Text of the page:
Archive for the ‘multiculturalism’ Category

Multiculturalism and Identity Politics

May 10, 2013

The multiculturalists…challenged a central element of the American Creed, by substituting for the rights of individuals the rightsof groups, defined largely in terms of race, ethnicity, sex and sexual preference. The Creed, as Gunnar Myrdal said in the 1940s,…has been, “the cement in the structure of this great and disparate nation.” Richard Hofstader agreed,” not to have ideologies but to be one.” What happens then to the United States if that ideology is disavowed by a significant portion of its citizens? The fate of the Soviet Union, the other major country whose unity, even more than that of the United States, was defined in ideological terms is a sobering example for Americans. “The total failure of Marxism… and the dramatic breakup of the Soviet Union,” the Japanese philosopher Takeshi Umehara has suggested, “are only the precursors to the collapse of Western liberalism, the main current of modernity. Far from being the alternative to Marxism and the reigning ideology at the end of history, liberalism will be the next domino to fall.”  In an era in which peoples everywhere define themselves in cultural terms what place is there for a society without a cultural core and defined only by a political creed? Political principles are a fickle base on which to build a lasting community. In a multicivilizational world where culture counts, the United States could simply be the last anomalous holdover from a fading Western world where ideology counted.

The Clash of Civilizations and the Remaking of World Order. Samuel P. Huntington. New York: Simon and Schuster, 1996, p.306

In the UK identity politics reigns and their pressure groups exert disproportionate influence (e.g. Stonewall for a homosexual population probably under 3%). The concept of individuals equally protected under the law has given way to a hierarchy of self-proclaimed ‘victim’ and ‘minority’ groups with real and imagined grievances seeking ever more ‘rights’ and privileges from the state.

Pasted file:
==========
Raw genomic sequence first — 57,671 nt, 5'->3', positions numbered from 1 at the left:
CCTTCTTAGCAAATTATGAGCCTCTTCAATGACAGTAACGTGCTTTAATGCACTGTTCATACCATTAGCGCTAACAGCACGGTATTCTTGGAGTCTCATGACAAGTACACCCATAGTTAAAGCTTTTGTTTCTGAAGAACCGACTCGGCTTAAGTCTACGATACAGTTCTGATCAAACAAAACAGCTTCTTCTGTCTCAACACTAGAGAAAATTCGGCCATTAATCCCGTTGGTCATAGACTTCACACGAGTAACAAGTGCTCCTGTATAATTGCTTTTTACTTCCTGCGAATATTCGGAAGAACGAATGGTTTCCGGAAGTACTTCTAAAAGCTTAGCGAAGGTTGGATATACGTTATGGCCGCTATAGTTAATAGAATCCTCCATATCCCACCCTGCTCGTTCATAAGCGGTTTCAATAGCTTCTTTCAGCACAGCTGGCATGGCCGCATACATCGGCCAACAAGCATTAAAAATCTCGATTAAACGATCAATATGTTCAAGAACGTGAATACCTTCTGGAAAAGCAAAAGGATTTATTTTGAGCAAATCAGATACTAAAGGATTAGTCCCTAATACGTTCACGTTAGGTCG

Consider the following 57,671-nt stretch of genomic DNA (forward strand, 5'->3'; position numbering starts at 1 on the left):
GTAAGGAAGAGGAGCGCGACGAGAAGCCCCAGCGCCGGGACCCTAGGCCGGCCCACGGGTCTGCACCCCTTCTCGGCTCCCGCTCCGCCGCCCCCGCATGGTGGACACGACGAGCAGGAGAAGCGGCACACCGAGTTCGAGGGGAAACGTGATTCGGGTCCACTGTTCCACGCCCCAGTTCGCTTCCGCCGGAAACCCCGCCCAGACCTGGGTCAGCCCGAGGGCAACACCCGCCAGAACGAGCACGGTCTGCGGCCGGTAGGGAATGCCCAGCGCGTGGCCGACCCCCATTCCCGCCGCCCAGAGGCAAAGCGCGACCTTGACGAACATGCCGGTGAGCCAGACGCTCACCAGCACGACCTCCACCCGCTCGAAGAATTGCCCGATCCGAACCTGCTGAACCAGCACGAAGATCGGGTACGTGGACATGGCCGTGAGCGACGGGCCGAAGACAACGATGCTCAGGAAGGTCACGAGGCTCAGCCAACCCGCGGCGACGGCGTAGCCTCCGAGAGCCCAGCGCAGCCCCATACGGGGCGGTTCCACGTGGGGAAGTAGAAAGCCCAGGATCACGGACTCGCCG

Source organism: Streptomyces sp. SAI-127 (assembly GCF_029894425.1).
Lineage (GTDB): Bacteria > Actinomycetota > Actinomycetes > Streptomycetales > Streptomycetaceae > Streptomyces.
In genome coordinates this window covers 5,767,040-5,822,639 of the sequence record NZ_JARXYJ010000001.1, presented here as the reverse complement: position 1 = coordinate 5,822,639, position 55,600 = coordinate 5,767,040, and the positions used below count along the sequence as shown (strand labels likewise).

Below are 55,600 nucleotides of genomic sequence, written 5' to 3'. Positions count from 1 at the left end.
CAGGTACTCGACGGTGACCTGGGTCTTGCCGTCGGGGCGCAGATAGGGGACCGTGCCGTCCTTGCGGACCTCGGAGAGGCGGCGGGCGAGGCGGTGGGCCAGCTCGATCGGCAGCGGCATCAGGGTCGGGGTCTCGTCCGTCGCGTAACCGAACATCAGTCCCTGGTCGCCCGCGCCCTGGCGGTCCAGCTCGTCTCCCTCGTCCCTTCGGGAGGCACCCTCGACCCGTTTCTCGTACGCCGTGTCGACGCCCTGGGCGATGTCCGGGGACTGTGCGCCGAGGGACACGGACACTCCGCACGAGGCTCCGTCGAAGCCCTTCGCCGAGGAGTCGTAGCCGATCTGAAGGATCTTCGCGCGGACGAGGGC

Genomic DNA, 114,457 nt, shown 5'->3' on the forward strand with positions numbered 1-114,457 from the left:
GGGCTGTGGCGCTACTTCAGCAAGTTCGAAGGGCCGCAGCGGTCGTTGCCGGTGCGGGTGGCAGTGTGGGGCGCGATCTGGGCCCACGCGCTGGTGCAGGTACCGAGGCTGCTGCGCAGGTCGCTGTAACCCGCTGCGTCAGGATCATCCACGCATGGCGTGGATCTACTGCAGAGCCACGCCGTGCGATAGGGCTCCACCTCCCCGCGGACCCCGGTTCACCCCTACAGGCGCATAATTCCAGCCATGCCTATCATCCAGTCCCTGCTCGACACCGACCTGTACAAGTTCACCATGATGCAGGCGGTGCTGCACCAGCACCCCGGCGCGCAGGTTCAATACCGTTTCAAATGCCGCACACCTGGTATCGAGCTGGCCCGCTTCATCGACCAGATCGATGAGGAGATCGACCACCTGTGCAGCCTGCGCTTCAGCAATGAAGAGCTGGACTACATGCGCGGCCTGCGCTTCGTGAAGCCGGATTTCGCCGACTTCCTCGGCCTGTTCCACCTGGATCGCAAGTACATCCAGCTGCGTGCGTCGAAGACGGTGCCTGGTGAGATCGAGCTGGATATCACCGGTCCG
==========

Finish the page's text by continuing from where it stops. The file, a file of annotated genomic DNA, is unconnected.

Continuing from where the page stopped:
Multiculturalism robs a nation of its identity

May 10, 2013

The leaders of (some) countries have…at times attempted to disavow their cultural heritage and shift the identity of their country from one civilization to another. In no case to date have they succeeded and they have instead created schizophrenic torn countries. The American multiculturalists similarly reject their country’s cultural heritage. Instead of attempting to identify the united States with another civilization, however, they wish to create a country of many civilizations, which is to say a country not belonging to any civilization and lacking a cultural core. History shows that no country so constituted can long endure as a coherent society. A multicivilizational United states will not be the United States; it will be the United Nations.

The Clash of Civilizations and the Remaking of World Order. Samuel P. Huntington. New York: Simon and Schuster, 1996, p.306

The same can be said of the British multiculturalists. They despise only one country and are intolerant of only one civilisation – their own.

A nation needs to foster unity not just diversity

May 10, 2013

The multicultural trend was…manifested (in the USA) in a variety of legislation that followed the Civil Rights Act of the 1960s, and in the 1990s, the Clinton administration made the encouragement of diversity one its major goals. The contrast with the past is striking. The Founding Fathers saw diversity as a reality and as a problem: hence the national motto: e pluribus unum,…”The one absolutely certain way of bringing this nation to ruin, of preventing all possibility of of its continuing as a nation at all,” warned Theodore Roosevelt, “would be to permit it to become a tangle of squabbling nationalities.” In the 1990s, however, leaders of he United States have not only permitted that but assiduously promoted the diversity rather than the unity of the people they govern.

The Clash of Civilizations and the Remaking of World Order. Samuel P. Huntington. New York: Simon and Schuster, 1996, p.305-6

The promotion of multiculturalism in the UK has led to ghettos. In the end it may lead to Balkanisation

All human beings are equal, but all cultures and religions are not

April 11, 2013

All human beings are equal, but all cultures and religions are not.

Aayan Hirsi Ali, Nomad, Simon & Schuster, 2010, p.212

But how does Aayan grant such a status to all peoples regardless of achievement, talents and wealth? And from what vantage point can she declare de haut en bas that some societies are morally superior to others? What grounds her secular faith?

September 5, 2011

Multiculturalism rests on the supposition—or better, the dishonest pretense—that all cultures are equal and that no fundamental conflict can arise between the customs, mores, and philosophical outlooks of two different cultures. The multiculturalist preaches that, in an age of mass migration, society can (and should) be a kind of salad bowl, a receptacle for wonderful exotic ingredients from around the world, the more the better, each bringing its special flavor to the cultural mix. For the salad to be delicious, no ingredient should predominate and impose its flavor on the others.

Even as a culinary metaphor, this view is wrong: every cook knows that not every ingredient blends with every other. But the spread and influence of an idea is by no means necessarily proportional to its intrinsic worth, including (perhaps especially) among those who gain their living by playing with ideas, the intelligentsia.

Theodore Dalrymple

This attitude is borne of relativism.